Community in Printmaking

The fourth annual Emerald Print Exchange unites two Eugene art establishments as well as artists from around the world

Being a visual artist can be a solitary occupation, working in your studio alone all day. But if you’re a printmaker, odds are you might be sharing a press and working alongside other artists. That’s what Heather Halpern says she likes best about printmaking: the aspect of community.

When she wanted to seriously pursue the art form there wasn’t enough room at home for a press. So she and husband, Paul Halpern, leased a 2,000-square-foot workspace in the Whiteaker and put the press in there. They started Whiteaker Printmakers in 2015. Today it is a nonprofit membership-based studio and gallery.

The Emerald Print Exchange, showing this year at the Karin Clarke Gallery on Willamette Street until Nov. 27, is WhitPrint’s annual event.  

Clarke has been operating her Willamette Street art gallery for nearly 20 years. She showcases Northwest artists who are recognizable in Eugene, including her mother, Margaret Coe, and father, Mark Clarke (1935–2016). The Emerald Art Exchange is a departure for Clarke. While it does include works by established artists from our neck of the woods, such as Connie Mueller and Yuji Hiratsuka (both represented by White Lotus Gallery), it also features prints by students and printers who live as far away as Japan, New Zealand, Ireland and the United Arab Emirates.

An exchange is a common event in the world of printmaking. Printmakers work in editions or series. They create a limited number of prints off of one plate, so they can keep one for themselves and trade the rest. Exchanging prints with other artists can be a quick and effective method of collecting art, not to mention creating a community of collectors.   

The 175 artists showing in the Emerald Print Exchange submitted 12 identical prints each. Whiteaker Printmakers kept one of the 12 from each artist. Those are the prints in the exhibit. The rest were distributed among the participating artists, and also to Print Arts Northwest, a nonprofit in Portland where Halpern serves on the board.  

The prints are available for viewing at Whiteaker Printmakers’ website as well. Prices started the first day, Nov. 2, at $95. In reverse auction style, the price drops $3 a day until the show ends. Clarke and Halpern point out that it’s a gamble if you wait for the price to go down — the piece you like may disappear.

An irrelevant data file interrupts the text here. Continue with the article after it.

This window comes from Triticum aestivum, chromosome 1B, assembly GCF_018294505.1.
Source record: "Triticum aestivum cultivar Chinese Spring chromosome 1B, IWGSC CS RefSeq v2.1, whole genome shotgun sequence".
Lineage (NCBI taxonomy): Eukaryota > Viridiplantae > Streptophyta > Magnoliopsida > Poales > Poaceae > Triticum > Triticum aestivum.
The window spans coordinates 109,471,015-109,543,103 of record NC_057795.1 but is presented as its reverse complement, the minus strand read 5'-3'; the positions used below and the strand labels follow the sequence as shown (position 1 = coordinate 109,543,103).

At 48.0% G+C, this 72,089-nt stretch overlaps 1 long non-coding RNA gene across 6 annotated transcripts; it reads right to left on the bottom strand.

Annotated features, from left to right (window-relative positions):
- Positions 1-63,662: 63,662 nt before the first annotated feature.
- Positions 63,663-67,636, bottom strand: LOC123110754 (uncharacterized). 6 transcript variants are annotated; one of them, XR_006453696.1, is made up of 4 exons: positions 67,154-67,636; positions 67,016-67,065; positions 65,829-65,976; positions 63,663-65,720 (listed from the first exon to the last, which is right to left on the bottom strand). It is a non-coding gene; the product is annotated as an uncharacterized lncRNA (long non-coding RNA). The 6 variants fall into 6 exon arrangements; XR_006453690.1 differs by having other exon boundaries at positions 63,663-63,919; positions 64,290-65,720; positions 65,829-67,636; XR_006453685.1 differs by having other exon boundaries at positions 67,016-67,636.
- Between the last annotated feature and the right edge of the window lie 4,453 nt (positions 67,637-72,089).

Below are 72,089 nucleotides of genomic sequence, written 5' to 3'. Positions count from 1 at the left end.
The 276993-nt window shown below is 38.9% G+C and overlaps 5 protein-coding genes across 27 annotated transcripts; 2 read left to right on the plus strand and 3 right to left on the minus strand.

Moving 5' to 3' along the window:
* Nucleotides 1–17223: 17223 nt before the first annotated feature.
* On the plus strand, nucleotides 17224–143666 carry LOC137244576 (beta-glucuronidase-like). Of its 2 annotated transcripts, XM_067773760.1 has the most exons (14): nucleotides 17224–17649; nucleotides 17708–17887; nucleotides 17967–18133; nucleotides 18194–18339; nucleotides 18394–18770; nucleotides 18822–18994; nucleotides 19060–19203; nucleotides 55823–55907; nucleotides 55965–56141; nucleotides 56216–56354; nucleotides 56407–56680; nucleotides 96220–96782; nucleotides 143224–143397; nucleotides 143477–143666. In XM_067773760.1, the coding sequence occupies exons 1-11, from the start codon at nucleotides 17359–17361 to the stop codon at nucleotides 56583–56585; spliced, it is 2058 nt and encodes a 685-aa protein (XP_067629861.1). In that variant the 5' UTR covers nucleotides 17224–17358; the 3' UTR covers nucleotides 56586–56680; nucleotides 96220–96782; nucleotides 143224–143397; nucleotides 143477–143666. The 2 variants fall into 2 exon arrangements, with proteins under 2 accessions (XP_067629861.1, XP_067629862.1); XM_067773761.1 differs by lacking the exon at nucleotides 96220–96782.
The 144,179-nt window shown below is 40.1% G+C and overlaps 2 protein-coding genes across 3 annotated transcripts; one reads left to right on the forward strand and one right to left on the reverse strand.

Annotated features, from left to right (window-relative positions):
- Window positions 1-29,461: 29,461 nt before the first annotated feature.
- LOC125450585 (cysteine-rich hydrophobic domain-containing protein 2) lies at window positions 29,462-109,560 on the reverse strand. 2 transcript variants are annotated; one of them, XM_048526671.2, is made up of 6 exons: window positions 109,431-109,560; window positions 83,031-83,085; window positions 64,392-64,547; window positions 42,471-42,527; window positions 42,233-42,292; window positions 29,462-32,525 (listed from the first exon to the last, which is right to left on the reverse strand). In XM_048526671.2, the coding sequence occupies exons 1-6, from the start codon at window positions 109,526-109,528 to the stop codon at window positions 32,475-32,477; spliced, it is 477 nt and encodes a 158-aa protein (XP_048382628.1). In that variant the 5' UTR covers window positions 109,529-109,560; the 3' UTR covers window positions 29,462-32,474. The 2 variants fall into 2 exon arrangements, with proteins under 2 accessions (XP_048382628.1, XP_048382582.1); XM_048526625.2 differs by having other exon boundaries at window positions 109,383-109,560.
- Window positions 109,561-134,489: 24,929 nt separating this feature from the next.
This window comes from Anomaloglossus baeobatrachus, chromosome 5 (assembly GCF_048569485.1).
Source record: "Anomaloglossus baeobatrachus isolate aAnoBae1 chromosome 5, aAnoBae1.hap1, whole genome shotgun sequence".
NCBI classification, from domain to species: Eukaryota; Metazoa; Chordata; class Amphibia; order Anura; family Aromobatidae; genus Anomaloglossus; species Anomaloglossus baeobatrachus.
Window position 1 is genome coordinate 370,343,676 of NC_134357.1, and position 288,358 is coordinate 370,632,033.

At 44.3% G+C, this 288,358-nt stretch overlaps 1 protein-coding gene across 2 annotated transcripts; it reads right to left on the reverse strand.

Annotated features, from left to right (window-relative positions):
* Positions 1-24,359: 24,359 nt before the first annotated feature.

After all, the show completely sold out last year.

Halpern and Clarke have not collaborated before, but their paths have crossed. They took a printmaking workshop with the late artist Rick Bartow (1946-2016) at the Jordan Schnitzer Museum of Art when he was in town for his retrospective, Things You Know But Cannot Explain, in 2015. They both studied with painter Adam Grosowsky at Lane Community College as well.   

The way the artworks are hung for this exhibit is different from the usual framed and distanced format seen on the walls at Clarke’s gallery. Prints are clipped to strings in rows, like garments on a clothesline. Halpern refers to the exhibit as an installation. Clarke says she feels the informality of the presentation gives the show a fun atmosphere, and the hot-off-the-presses vibe (prints are hung to dry this way, too) makes the art more tempting.  

Clarke notes, too, that the show is unusual in that it is a true collaboration between a commercial gallery and a nonprofit organization. The proceeds from the sales will be split between her gallery and Whiteaker Printmakers.

Will the Emerald Print Exchange be shown at Clarke’s gallery next year? No, it won’t. It is scheduled to be exhibited at Maude Kerns Art Center in 2022. Halpern likes to move the show around to different venues. That way, she says, she is able to spread around her support of the art community.    

The Emerald Print Exchange continues at Karin Clarke Gallery, 760 Willamette Street, through Nov. 27. Hours are noon to 5:30 pm Wednesday-Friday and 10 am to 4 pm Sunday. See more information about Whiteaker Printmakers at

Comments are closed.